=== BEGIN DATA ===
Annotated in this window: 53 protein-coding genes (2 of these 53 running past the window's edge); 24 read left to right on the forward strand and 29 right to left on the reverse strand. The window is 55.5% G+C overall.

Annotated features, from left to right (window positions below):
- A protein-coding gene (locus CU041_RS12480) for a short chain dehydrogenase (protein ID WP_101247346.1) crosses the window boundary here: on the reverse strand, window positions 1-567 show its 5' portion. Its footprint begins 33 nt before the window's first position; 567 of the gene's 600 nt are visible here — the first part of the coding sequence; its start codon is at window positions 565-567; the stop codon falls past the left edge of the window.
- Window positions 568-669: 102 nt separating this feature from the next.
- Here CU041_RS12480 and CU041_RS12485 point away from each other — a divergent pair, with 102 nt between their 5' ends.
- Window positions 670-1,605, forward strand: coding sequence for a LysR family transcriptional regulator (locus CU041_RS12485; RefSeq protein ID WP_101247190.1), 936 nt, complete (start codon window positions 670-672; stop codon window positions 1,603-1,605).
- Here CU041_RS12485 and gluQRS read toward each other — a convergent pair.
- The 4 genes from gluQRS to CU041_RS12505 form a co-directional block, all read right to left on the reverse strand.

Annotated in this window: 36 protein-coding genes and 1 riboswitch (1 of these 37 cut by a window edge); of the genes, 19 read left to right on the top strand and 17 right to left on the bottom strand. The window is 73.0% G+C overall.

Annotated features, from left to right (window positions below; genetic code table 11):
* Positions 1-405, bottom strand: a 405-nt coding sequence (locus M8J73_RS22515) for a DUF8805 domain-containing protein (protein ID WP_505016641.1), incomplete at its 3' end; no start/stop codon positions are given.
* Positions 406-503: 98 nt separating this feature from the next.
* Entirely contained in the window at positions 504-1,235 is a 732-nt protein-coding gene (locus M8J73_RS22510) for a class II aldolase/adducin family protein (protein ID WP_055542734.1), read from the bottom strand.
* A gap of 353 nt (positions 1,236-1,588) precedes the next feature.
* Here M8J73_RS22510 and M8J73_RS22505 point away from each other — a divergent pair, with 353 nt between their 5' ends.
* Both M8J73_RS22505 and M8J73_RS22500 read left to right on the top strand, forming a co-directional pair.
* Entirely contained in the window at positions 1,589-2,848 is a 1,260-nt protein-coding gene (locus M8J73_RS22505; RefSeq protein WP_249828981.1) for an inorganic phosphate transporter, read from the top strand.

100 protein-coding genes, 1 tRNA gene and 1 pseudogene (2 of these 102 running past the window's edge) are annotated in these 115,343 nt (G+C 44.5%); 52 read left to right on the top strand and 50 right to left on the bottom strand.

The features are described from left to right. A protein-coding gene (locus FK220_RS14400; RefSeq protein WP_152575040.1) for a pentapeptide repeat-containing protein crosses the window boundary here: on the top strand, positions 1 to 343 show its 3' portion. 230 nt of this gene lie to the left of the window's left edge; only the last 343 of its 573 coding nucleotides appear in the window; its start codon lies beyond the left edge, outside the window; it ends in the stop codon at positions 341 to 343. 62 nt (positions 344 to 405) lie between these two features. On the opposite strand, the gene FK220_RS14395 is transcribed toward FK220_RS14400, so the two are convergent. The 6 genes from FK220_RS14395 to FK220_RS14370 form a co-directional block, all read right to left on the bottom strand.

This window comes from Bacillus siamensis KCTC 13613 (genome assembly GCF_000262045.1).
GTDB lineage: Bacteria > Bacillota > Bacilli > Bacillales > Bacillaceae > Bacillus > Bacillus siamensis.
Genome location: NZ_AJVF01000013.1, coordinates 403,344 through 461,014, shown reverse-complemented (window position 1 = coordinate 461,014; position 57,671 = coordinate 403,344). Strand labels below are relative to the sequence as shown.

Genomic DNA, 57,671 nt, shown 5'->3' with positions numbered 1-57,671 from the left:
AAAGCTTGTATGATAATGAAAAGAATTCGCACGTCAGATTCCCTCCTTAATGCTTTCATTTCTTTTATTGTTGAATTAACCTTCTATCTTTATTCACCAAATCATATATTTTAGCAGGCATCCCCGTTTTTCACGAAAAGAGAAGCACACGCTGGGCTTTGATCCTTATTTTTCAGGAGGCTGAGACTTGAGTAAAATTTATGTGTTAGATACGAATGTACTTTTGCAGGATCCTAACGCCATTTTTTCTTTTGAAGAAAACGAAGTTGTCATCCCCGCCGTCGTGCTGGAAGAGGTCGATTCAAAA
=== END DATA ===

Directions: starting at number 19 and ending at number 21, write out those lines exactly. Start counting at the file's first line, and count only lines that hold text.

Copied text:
The features are described from left to right. A protein-coding gene (locus FK220_RS14400; RefSeq protein WP_152575040.1) for a pentapeptide repeat-containing protein crosses the window boundary here: on the top strand, positions 1 to 343 show its 3' portion. 230 nt of this gene lie to the left of the window's left edge; only the last 343 of its 573 coding nucleotides appear in the window; its start codon lies beyond the left edge, outside the window; it ends in the stop codon at positions 341 to 343. 62 nt (positions 344 to 405) lie between these two features. On the opposite strand, the gene FK220_RS14395 is transcribed toward FK220_RS14400, so the two are convergent. The 6 genes from FK220_RS14395 to FK220_RS14370 form a co-directional block, all read right to left on the bottom strand.

This window comes from Bacillus siamensis KCTC 13613 (genome assembly GCF_000262045.1).
GTDB lineage: Bacteria > Bacillota > Bacilli > Bacillales > Bacillaceae > Bacillus > Bacillus siamensis.